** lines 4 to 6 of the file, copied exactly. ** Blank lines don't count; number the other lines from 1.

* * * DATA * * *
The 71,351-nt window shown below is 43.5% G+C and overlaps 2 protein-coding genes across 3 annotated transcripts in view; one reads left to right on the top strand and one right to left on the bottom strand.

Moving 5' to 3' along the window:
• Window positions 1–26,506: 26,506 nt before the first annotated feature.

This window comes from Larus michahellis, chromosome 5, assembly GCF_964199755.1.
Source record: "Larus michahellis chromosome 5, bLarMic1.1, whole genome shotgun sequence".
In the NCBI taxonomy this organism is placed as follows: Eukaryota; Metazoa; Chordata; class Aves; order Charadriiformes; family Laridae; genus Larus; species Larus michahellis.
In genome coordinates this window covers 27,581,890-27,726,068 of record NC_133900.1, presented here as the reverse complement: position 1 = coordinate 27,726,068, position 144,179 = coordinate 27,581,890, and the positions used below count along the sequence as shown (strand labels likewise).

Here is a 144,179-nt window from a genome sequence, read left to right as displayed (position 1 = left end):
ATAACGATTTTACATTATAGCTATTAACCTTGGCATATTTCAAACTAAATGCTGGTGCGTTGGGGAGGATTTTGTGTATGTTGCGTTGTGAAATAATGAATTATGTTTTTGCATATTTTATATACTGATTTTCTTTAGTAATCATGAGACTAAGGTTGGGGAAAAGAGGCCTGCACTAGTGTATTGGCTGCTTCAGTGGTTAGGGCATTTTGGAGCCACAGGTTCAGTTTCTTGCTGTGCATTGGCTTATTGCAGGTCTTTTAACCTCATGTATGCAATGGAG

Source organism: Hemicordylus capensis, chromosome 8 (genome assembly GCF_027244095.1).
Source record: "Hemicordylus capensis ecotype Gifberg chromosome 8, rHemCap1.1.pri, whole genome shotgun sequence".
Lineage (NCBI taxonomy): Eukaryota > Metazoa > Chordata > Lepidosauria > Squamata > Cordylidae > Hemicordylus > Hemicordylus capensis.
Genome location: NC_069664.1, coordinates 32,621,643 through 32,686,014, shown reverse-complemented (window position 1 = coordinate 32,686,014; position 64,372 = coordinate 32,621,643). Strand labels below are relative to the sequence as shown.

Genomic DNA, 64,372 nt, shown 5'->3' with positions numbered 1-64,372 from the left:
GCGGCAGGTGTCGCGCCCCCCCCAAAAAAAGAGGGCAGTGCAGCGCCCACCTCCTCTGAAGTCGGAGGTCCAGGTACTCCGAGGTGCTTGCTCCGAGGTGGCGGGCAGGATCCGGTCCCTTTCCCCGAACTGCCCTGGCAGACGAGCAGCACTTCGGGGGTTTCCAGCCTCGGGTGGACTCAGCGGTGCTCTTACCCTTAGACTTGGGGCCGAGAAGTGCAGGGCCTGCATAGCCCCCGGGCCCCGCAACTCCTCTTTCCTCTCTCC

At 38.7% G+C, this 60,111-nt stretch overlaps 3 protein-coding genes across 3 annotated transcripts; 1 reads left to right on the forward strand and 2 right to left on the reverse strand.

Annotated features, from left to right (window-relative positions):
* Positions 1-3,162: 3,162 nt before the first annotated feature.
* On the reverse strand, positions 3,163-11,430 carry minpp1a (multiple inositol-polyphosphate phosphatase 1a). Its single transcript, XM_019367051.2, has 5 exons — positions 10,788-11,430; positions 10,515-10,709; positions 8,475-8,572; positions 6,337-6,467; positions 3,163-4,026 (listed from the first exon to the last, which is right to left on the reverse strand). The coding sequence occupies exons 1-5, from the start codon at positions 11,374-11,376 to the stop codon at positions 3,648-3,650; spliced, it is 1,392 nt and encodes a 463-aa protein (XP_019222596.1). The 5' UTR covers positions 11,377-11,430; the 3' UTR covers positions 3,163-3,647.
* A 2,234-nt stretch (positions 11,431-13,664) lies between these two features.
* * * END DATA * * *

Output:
This window comes from Larus michahellis, chromosome 5, assembly GCF_964199755.1.
Source record: "Larus michahellis chromosome 5, bLarMic1.1, whole genome shotgun sequence".
In the NCBI taxonomy this organism is placed as follows: Eukaryota; Metazoa; Chordata; class Aves; order Charadriiformes; family Laridae; genus Larus; species Larus michahellis.